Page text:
The Emergency of 1975 is in danger of becoming a cliche, pulled out with rhetorical flourish around June 25 each year to remember Indian democracy’s darkest 21 months.
It’s used so loosely as a catch-all scare-word—even by those who have much to hide, especially by those who have much to hide—that for the 81% of today’s India that wasn’t born back then, it makes little or no sense.
Ditto, the censorship of the media during the Emergency.
The classic cartoon by Abu Abraham (above); and the blank editorials of the The Indian Express (below) are easily invoked, as is L.K. Advani’s quip that when it was asked to bend, the media crawled.
But after that, what?
What else happened to the media during the Emergency that makes it so portentous, that we should be wary about?
In a chapter titled ‘The Media Muzzled’ in her 2015 book The Emergency (Penguin Viking), the Indian Express journalist Coomi Kapoor shows how things took a turn for the worse for the media, after I.K. Gujral was replaced as information and broadcasting minister inside 24 hours of the President’s proclamation.
Vidya Charan Shukla, who took over, summoned newspapers editors in Delhi and told them in no uncertain terms that the government would not tolerate ‘any nonsense’, and that no dissent or protest would be permitted.
Shukla brought in a police officer K.N. Prasad as his officer on special duty (OSD) to keep tabs on what was happening in the media and to keep him informed. Prasad, in turn, requisitioned 14 IPS officers for the purpose.
Censorship was imposed under Rule 48 of DIR (Defence of India Rules).
Although technically this related to news dealing with security issues and public order, its guidelines barred just about anything that could be construed as against the government or the rulers.
Censorship disallowed the guidelines of censorship from being published.
So, here’s is what else happened during censorship.
No photographs of demolition of jhuggis in Delhi, or demolitions near Jama Masjid, or demolitions at Connaught Circus.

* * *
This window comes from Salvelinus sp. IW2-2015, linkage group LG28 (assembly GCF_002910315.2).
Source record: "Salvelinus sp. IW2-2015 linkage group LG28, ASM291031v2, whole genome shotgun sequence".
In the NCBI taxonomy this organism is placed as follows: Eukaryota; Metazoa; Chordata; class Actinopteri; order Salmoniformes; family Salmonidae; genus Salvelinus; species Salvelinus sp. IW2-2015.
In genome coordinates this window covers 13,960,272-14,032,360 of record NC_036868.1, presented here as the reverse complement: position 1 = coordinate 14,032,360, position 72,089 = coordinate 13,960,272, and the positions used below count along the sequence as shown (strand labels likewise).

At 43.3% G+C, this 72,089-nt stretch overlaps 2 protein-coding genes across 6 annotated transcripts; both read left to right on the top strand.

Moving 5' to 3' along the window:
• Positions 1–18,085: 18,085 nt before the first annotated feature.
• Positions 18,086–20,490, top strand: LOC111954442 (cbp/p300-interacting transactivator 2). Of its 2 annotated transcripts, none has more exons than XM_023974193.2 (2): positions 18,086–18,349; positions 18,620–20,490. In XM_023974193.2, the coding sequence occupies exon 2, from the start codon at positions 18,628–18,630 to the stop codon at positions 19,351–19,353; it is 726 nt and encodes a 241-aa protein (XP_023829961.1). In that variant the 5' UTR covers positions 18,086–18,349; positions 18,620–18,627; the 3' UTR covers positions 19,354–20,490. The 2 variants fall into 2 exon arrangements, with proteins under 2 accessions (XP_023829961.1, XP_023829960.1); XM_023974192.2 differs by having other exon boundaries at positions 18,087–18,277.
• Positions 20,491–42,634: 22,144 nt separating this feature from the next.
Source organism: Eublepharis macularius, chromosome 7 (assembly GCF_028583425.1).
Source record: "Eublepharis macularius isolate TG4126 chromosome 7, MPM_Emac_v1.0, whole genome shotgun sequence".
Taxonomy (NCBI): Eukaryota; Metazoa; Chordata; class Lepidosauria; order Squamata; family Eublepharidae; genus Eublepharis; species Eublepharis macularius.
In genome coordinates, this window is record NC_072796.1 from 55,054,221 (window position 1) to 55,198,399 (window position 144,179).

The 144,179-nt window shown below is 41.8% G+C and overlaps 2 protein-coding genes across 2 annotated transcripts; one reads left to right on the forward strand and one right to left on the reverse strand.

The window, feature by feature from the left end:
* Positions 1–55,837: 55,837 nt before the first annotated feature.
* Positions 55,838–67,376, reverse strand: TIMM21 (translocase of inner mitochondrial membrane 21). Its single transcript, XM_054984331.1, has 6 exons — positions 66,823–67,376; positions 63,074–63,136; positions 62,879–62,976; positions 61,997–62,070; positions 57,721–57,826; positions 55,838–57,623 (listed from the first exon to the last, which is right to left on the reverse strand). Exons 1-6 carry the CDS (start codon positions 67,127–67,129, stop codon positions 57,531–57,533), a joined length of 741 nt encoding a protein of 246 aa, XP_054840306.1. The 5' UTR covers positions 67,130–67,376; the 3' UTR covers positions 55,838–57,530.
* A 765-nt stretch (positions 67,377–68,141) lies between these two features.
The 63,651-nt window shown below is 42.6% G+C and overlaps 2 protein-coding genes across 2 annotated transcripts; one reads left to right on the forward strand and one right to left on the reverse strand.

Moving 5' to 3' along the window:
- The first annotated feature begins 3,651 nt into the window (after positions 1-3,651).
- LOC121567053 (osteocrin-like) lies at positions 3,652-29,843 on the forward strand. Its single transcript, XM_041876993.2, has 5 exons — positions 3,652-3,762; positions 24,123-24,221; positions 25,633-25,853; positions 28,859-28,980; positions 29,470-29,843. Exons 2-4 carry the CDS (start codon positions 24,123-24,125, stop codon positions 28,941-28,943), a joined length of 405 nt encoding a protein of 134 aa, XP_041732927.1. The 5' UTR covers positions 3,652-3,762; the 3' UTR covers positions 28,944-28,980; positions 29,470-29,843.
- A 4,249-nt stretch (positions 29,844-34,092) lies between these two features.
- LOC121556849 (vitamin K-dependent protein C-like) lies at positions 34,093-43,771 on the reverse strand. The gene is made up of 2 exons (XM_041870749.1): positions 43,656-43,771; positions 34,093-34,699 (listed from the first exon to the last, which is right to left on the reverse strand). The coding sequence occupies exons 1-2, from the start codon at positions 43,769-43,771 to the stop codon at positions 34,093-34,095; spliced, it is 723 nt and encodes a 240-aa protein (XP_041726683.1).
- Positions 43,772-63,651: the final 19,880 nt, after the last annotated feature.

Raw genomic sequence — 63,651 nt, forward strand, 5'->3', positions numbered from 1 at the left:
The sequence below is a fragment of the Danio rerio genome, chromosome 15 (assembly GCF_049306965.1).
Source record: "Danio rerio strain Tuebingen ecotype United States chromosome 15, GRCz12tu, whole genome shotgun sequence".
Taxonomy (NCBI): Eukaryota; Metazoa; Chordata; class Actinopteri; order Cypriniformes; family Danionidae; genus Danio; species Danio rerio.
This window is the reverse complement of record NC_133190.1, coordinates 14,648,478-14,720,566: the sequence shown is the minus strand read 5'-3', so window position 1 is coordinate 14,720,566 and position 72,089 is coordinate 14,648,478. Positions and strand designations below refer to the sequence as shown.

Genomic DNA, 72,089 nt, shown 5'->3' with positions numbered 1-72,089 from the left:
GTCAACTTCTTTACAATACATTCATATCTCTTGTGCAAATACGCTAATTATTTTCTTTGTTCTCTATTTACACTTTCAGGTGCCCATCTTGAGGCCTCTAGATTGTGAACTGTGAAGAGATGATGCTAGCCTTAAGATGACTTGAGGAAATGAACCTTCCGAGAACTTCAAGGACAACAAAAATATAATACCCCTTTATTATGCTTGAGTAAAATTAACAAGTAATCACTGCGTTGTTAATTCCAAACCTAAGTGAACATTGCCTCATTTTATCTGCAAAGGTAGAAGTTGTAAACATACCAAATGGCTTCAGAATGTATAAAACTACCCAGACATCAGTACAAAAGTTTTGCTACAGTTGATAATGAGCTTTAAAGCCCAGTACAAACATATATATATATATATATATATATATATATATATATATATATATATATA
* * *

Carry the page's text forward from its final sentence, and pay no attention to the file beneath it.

No news of opposition leaders. The names of people arrested were also not to be published.
No photos of Jayaprakash Narayan’s visit to Bombay or his health. No news of Acharya Vinobha Bhave’s fast on cow slaughter.
Parliamentary subject to censorship. Apart from government statements, nothing else was allowed to be published, except the name and party affiliation of an MP.
Court proceedings subject to censorship. No news of M. Karunanidhi’s legal challenge to Emergency.
No editorial comments on family planning programme.
No power supply to Bahadur Shah Zafar Marg which housed newspapers offices and presses. Papers like The Indian Express did not come out for the first two days.
Press Council of India wound up
Law to prevent “scurrilous” and “malicious” writing.
Policy on government ads for newspapers and magazines reviewed.
Newspapers classified into three categories for ads: ‘A’ category for friendly, ‘B’ for hostile, ‘C’ for neutral. HT and ToI in A category; Express and Statesman were in B.
Detailed background records of all editors and correspondents with help of Intelligence Bureau (IB).
Over 30 correspondents were dis-accreditated for writing adverse reports or for being considered anti-establishment.
Censorship guidelines for foreign publications and agencies included not disclosing that their content had been censored.
When BBC refused to sign the agreement, its correspondent Mark Tully got 24 hours to leave the country.
Cho Ramaswamy’s Thughlak was barred from wishing Morarji Desai on his birthday.
Cartoonist P. Shankar’s magazine Shankar’s Weekly shut down after 42 years of publication.
Four presses where the newsletter Opinion was printed stopped accepted the assignment one after another. Editor A.D. Gorwala began cyclo-styling his leaflets and posting them. Then the postal department stopped mailing copies.
AIR part-time correspondent in Raipur, G.L. Vohra, sacked for a speech of Vijaya Lakshmi Pandit, although he had not reported it.
Government sought to appoint its directors on the board of The Statesman, Calcutta. Statesman shareholders were threatened, prompting the Tatas and Mafatlal to leave.
Statesman managing director C.R. Irani’s passport was impounded so that he wouldn’t go abroad to attend meetings of the International Press Institute (IPI).
Actor Nargis Dutt’s arrest for alleged shoplifting in London blacked out.
Kissa Kursi Ka banned for parodying Sanjay Gandhi’s small car project.
AIR and Doordarshan banned from playing Kishore Kumar songs because he refused to promote 20-point programme
Also read: The final editorial of Shankar’s Weekly
B.G. Verghese: The day Emergency was declared
Kuldip Nayar: Hindu, HT were the worst offenders in 1975
H.Y. Sharada Prasad: Middle-class won’t understand Indira
Did a newspaper interview bring an end to Emergency?